Z, the younger twin, not a perfect clone of T, uses his hand as an almost invisible link to what appears as an uninterrupted flow of synthetic imagery, and highly condensate visual narratives that run toward any void available. Some artists and styles have had a great influence on his work: Jacinto Pereira da Costa (a late Renaissance Portuguese artist that painted Sala dos Capelos inside the old Coimbra University building), Walt Disney and comic books in general, but above all the Italian comic artist Jacovitti, author of Jak Mandolino character, as well as the Japanese manga artist, illustrator, and painter, Suehiro Maruo.

Both these twins are prodigious draftsmen, running vague influences from Goya to ‘U-kyoe’ and Manga, Anime and post-Pop adventures like the ones by Japanese artists and collectives like Chiho Aoshima, Henmaru Machino, Aya Takano, Bome, Enlightenment (Hiro Sugiyama), or smart artists like Takashi Murakami, or even Amerindian as well as African folk art.

Eroticism not to say some Porn morphs and radical comments on culture make a clear point as their nihilist attitude towards ‘contemporary art’ and the horrendous conceptual litany that took over hundreds of art schools and the so-called ‘conversation’ of art.

They oppose to this new academia and to this all-over enforced concept art a back to basic deviation. They insist in a wild ‘teknné’, that’s what they do.

For TOYZE not to go with the trend and not to obey the new bureaucratic avant-garde establishment means a complete lack of rampant ambition. These two artists couldn’t careless more about art dealers, museums, ‘biennales’ and art critics than two butterflies running wild in a green field on a Spring sunny morning. Tant pis pour eux! Or tant pis pour nous?

Read more

Puerta Cerrada | Gallery 1

segunda-feira, 10 de março de 2014

Joao Vilhena



Silly selfies, or not

by ANTÓNIO CERVEIRA PINTO

Invitation to art in returning times of plagues and misery

Thirty-two adulterated Western art portraits and the explosive phenomenon of ‘selfies’ come together in black-and-white digital photo-montages by Joao Vilhena. Three of them are repeated in full color. As we write, photos shared every week on social media outnumber the world population. Time to resume some important topics of the late 19th and 20th centuries aesthetic discussions, notably those introduced by Rimbaud (“Je est un autre”), Walter Benjamin (“The camera introduces us to unconscious optics as does the psychoanalysis to unconscious impulses”), and Roland Barthes (“ça a été”).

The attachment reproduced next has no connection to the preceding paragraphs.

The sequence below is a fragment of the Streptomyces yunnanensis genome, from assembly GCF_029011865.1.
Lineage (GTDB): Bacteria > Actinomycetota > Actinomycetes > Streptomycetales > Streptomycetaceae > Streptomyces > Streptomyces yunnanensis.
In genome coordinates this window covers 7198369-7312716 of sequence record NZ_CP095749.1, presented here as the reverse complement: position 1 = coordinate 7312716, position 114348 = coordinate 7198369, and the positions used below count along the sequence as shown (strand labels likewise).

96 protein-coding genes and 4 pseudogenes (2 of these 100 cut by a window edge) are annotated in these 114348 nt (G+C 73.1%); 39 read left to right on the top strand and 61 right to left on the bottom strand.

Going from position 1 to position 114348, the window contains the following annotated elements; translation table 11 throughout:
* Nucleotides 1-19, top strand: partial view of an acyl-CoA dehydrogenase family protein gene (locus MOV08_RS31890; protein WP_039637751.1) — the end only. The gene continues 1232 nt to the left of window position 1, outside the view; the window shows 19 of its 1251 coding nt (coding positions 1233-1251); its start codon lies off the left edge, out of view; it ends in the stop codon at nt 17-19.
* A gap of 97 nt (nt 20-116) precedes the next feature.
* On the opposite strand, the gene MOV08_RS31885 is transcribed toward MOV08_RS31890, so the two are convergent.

Young Portuguese artist Joao Vilhena (Lisboa, 1983) learned sculpture and painting at ARCO art school in Lisbon. Vilhena’s artwork is about cinema, literature and visual arts, playing with great variety of media: painting, sculpture, photography and video. In 2005, he has published an unauthorized biography where his supposed death and fictional narrative evolve from private to public issues. Joao Vilhena has been doing self-portraits since 2003. By 2013 he began using his iPhone to play with Instagram selfies and impersonate several characters of known paintings, using for this purpose the Meisner technique of self-expression, learned from theatre director and friend John Frey.

To take selfies, as well as ‘silly selfies’, and publish them on social networks is common practice by Joao Vilhena and many other artists today. The critical point here is the translation of these selfies to something else when the artist moves them from his smart phone to an art gallery.

Using photo reproductions of painted portraits, depicted from European and American art, as background for superimposed self-portraits has good chance to reignite the discussion about portraits, self-portraits and photography, as an anthropological testimony of what in Freudian vocabulary we should call narcissism.

As Christopher Lasch so well put it:
More than anything else, it is this coexistence of hyper-rationality and a widespread revolt against rationality that justifies the characterization of our twentieth-century way of life as a culture of narcissism. These contradictory sensibilities have a common source. Both take root in the feelings of homelessness and displacement that afflict so many men and women today, in their heightened vulnerability to pain and deprivation, and in the contradiction between the promise that they “have it all” and the reality of their limitations. (1)
Narcissism is an opponent force to rogue selves. To put it blatantly, this psychological powerhouse works against the danger of developing an everlasting immature personality and, on the opposite side, alienation. Narcissism is a necessary condition of art and a necessary drive to power, but not enough. Subjectivity, to become art, or power, needs an appropriate pool of genes, apprenticeship, peer revue, work, coherence, strategy, luck, sagesse, feeling, zeitgeist, visibility and resilience.